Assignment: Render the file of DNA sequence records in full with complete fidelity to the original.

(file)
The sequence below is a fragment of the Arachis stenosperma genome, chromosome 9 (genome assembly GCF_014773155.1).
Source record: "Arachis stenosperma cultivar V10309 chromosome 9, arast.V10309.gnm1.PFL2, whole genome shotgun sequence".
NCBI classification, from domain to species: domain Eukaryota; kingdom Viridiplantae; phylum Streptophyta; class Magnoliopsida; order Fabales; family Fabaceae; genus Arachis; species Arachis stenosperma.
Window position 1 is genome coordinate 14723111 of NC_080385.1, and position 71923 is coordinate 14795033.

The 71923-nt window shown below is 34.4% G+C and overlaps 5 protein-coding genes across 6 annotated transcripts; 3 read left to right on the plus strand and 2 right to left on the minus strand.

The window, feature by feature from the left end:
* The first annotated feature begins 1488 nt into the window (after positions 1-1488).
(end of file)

The sequence below is a fragment of the Arachis stenosperma genome, chromosome 9 (genome assembly GCF_014773155.1).
Source record: "Arachis stenosperma cultivar V10309 chromosome 9, arast.V10309.gnm1.PFL2, whole genome shotgun sequence".
NCBI classification, from domain to species: domain Eukaryota; kingdom Viridiplantae; phylum Streptophyta; class Magnoliopsida; order Fabales; family Fabaceae; genus Arachis; species Arachis stenosperma.
Window position 1 is genome coordinate 14723111 of NC_080385.1, and position 71923 is coordinate 14795033.

The 71923-nt window shown below is 34.4% G+C and overlaps 5 protein-coding genes across 6 annotated transcripts; 3 read left to right on the plus strand and 2 right to left on the minus strand.

The window, feature by feature from the left end:
* The first annotated feature begins 1488 nt into the window (after positions 1-1488).